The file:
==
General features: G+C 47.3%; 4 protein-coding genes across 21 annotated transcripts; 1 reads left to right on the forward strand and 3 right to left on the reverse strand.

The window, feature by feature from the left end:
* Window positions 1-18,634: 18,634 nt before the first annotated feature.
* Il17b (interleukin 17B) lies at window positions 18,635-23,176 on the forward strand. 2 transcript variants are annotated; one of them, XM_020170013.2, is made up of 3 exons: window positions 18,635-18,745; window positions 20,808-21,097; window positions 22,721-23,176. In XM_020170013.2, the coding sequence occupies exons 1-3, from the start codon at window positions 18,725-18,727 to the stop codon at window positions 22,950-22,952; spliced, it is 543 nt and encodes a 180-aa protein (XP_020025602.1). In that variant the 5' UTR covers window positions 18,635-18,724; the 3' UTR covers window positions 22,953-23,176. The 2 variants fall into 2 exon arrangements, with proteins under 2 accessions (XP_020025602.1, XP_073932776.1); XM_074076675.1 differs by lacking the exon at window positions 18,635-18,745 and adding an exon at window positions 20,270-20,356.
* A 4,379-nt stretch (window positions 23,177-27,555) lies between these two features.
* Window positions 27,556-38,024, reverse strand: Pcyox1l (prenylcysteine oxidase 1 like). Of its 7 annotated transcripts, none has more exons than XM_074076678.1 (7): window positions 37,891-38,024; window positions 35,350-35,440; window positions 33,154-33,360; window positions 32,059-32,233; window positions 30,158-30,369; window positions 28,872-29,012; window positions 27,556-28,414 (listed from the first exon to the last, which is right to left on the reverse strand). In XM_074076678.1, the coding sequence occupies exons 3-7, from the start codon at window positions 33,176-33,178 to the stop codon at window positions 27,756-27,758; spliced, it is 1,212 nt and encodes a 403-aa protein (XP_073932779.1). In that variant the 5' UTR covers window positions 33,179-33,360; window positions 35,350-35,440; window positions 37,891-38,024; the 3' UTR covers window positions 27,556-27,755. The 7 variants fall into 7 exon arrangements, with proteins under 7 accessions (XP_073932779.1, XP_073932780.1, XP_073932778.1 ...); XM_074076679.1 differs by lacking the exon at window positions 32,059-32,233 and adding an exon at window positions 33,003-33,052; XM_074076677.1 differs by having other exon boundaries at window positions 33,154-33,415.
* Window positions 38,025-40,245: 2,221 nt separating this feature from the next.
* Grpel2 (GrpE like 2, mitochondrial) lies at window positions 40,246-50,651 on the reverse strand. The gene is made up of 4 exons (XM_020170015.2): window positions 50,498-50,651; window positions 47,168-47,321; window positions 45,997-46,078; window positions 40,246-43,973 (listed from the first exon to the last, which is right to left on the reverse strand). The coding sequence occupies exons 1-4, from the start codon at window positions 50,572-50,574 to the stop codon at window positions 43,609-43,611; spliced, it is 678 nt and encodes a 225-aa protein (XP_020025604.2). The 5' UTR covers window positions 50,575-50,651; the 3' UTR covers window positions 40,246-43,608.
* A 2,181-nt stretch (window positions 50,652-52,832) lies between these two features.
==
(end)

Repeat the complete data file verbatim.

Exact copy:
General features: G+C 47.3%; 4 protein-coding genes across 21 annotated transcripts; 1 reads left to right on the forward strand and 3 right to left on the reverse strand.

The window, feature by feature from the left end:
* Window positions 1-18,634: 18,634 nt before the first annotated feature.
* Il17b (interleukin 17B) lies at window positions 18,635-23,176 on the forward strand. 2 transcript variants are annotated; one of them, XM_020170013.2, is made up of 3 exons: window positions 18,635-18,745; window positions 20,808-21,097; window positions 22,721-23,176. In XM_020170013.2, the coding sequence occupies exons 1-3, from the start codon at window positions 18,725-18,727 to the stop codon at window positions 22,950-22,952; spliced, it is 543 nt and encodes a 180-aa protein (XP_020025602.1). In that variant the 5' UTR covers window positions 18,635-18,724; the 3' UTR covers window positions 22,953-23,176. The 2 variants fall into 2 exon arrangements, with proteins under 2 accessions (XP_020025602.1, XP_073932776.1); XM_074076675.1 differs by lacking the exon at window positions 18,635-18,745 and adding an exon at window positions 20,270-20,356.
* A 4,379-nt stretch (window positions 23,177-27,555) lies between these two features.
* Window positions 27,556-38,024, reverse strand: Pcyox1l (prenylcysteine oxidase 1 like). Of its 7 annotated transcripts, none has more exons than XM_074076678.1 (7): window positions 37,891-38,024; window positions 35,350-35,440; window positions 33,154-33,360; window positions 32,059-32,233; window positions 30,158-30,369; window positions 28,872-29,012; window positions 27,556-28,414 (listed from the first exon to the last, which is right to left on the reverse strand). In XM_074076678.1, the coding sequence occupies exons 3-7, from the start codon at window positions 33,176-33,178 to the stop codon at window positions 27,756-27,758; spliced, it is 1,212 nt and encodes a 403-aa protein (XP_073932779.1). In that variant the 5' UTR covers window positions 33,179-33,360; window positions 35,350-35,440; window positions 37,891-38,024; the 3' UTR covers window positions 27,556-27,755. The 7 variants fall into 7 exon arrangements, with proteins under 7 accessions (XP_073932779.1, XP_073932780.1, XP_073932778.1 ...); XM_074076679.1 differs by lacking the exon at window positions 32,059-32,233 and adding an exon at window positions 33,003-33,052; XM_074076677.1 differs by having other exon boundaries at window positions 33,154-33,415.
* Window positions 38,025-40,245: 2,221 nt separating this feature from the next.
* Grpel2 (GrpE like 2, mitochondrial) lies at window positions 40,246-50,651 on the reverse strand. The gene is made up of 4 exons (XM_020170015.2): window positions 50,498-50,651; window positions 47,168-47,321; window positions 45,997-46,078; window positions 40,246-43,973 (listed from the first exon to the last, which is right to left on the reverse strand). The coding sequence occupies exons 1-4, from the start codon at window positions 50,572-50,574 to the stop codon at window positions 43,609-43,611; spliced, it is 678 nt and encodes a 225-aa protein (XP_020025604.2). The 5' UTR covers window positions 50,575-50,651; the 3' UTR covers window positions 40,246-43,608.
* A 2,181-nt stretch (window positions 50,652-52,832) lies between these two features.